When the old Plaza Motel on the corner of Wall Street and Portland, at the edge of downtown, went into foreclosure, the formerly bustling motel had yellow tape around it most the weekends, explained owner Wendy Kelley.
"It was non-rentable and in shambles," said Kelley, who with her husband Pat and partner couple Vern and Gretchen Palmer bought the motel in January of 2012. The drive-up motel, built in the 1950s and converted into low-income in 2007, was a chronic problem for police, a parking lot that saw many a drug deal and shady happening. The space had been out of commission since the former owner declared bankruptcy in 2010. "I walked through it after we bought it and said, 'oh my gosh, what have we done?,'" said Kelley.
But the new owners saw potential in the ragtag building, and especially the river adjacent location just blocks from the heart of downtown. After seven months of permitting, demolition began and the full renovation, tearing down, ripping out and putting up transformed the 34 standard bedroom/bathroom motel rooms into lovely luxury suites. Now there are s15 spacious rooms with kitchens and two small sleeping rooms sans kitchen. The rooms are decked out with lots of exotic wood paneling and some hip corrugated metal, giving the building a facelift. At a cost five times more than they originally anticipated, Kelley and her cohorts are pleased with the new look.
"Our whole vision was to always keep it a motel and spruce it up as fancy as we could," explained Kelley.
With suites that range from 300-600 square feet, granite countertops, walk-in showers, and warm wooden accents on the interiors of every room—some are named after Bend staples like Mirror Pond, Mt. Bachelor and Smith Rock—and at a price point of $145-$195. Wall Street Suites has transformed an abandoned and forgotten space into a productive and oh-so-very-Bend business. The motel has a private dog park and gives guests a 64-ounce hydro flask if they can bring in a completed ale trail map! The motel is even waiting on a final permit to install its outdoor gas fireplace.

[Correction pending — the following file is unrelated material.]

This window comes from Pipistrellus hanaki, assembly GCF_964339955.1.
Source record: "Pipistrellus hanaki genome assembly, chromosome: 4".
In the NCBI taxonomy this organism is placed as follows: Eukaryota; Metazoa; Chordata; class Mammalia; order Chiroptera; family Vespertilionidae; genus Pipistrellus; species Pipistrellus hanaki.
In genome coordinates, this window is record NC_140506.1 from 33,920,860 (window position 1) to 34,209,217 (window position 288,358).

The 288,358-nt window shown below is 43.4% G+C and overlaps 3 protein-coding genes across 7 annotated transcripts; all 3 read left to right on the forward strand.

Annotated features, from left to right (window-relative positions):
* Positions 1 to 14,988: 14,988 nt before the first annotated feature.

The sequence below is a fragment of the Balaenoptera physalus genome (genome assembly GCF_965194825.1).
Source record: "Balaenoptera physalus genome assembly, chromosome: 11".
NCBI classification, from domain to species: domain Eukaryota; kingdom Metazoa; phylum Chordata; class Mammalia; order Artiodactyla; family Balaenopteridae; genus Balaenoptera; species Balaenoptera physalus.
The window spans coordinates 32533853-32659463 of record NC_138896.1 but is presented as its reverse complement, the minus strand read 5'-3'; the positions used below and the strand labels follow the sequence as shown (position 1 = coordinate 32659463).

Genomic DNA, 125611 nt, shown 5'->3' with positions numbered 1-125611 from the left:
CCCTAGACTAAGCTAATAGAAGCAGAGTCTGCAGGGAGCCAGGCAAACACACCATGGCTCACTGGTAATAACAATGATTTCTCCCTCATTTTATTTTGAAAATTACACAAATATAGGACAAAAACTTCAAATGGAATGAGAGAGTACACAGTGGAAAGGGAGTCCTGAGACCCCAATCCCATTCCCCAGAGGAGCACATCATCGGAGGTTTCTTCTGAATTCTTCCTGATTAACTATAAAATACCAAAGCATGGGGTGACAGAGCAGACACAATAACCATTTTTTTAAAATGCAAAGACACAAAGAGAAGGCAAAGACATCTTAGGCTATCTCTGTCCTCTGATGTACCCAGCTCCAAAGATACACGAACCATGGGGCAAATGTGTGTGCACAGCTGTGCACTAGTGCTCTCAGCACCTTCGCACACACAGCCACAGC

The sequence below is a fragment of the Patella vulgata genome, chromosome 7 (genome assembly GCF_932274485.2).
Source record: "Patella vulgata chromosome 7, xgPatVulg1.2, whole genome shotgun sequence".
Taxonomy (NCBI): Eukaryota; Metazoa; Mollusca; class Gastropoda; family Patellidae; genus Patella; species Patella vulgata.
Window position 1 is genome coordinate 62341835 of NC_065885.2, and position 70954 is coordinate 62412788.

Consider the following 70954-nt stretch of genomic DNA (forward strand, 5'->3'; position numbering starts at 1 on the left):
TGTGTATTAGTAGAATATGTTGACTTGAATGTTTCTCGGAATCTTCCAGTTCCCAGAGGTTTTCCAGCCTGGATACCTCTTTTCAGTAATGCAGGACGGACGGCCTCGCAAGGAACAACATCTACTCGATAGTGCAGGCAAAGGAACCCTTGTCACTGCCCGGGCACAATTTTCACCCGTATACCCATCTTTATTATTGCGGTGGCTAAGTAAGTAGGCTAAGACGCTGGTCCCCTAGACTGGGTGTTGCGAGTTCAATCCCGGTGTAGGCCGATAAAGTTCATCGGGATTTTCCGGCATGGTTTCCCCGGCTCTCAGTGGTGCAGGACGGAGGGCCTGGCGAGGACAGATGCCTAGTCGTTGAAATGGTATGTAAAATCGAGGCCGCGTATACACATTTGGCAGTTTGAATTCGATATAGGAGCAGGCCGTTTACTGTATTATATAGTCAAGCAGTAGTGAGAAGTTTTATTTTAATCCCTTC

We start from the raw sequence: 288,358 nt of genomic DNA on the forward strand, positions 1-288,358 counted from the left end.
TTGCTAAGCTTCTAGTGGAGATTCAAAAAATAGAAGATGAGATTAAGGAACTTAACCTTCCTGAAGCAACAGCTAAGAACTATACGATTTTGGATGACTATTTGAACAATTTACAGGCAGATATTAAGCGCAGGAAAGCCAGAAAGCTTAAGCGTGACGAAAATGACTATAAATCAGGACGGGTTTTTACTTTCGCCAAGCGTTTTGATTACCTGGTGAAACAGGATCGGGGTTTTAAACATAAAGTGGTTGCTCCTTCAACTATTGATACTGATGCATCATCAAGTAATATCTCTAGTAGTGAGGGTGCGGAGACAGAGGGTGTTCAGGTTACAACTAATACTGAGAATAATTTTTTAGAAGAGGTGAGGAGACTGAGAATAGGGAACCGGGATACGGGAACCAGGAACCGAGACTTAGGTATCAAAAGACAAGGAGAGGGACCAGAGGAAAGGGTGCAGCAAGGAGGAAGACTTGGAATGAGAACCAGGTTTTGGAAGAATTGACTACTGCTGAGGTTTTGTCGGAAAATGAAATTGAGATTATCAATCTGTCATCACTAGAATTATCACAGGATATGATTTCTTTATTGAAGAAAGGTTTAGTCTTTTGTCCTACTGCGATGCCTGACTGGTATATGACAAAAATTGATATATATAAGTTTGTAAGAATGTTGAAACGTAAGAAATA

Not only does the upgrade help to boost Bend's economy and aesthetic, but it can be transformative for a neighborhood.
"Redevelopment of property is obviously a great reuse of property and materials," confirmed Craig Chenoweth, head of development services coordinator for the City of Bend. "If you have redevelopment in the area you'll see it can start a ripple effect."
While the edge of downtown isn't overrun with dilapidated buildings, the area still has room to improve.
"It reduces a chronic nuisance problem for the police department and is a great reuse of that property," said Chenoweth.
He also referred to the industrial and underdeveloped areas of First and Second Streets to the northeast of downtown as indicators of this development domino effect. With businesses like Locavore, Kombucha Mama and Second Street Eats renovating vacant or underused spaces in that neighborhood, Chenoweth sees the redevelopments as opportunities to improve.
"As a few of those buildings get redone and renovated and the sites get brought up to compliance and improved, more buildings will be redeveloped," he explained. "I really think that is going to be a driver in redevelopment. The new thing to do is have these shops and restaurants that are a little off the beaten path so they're unique to the area, a little local and a little edgy."
Wall Street Suites
1430 Wall Street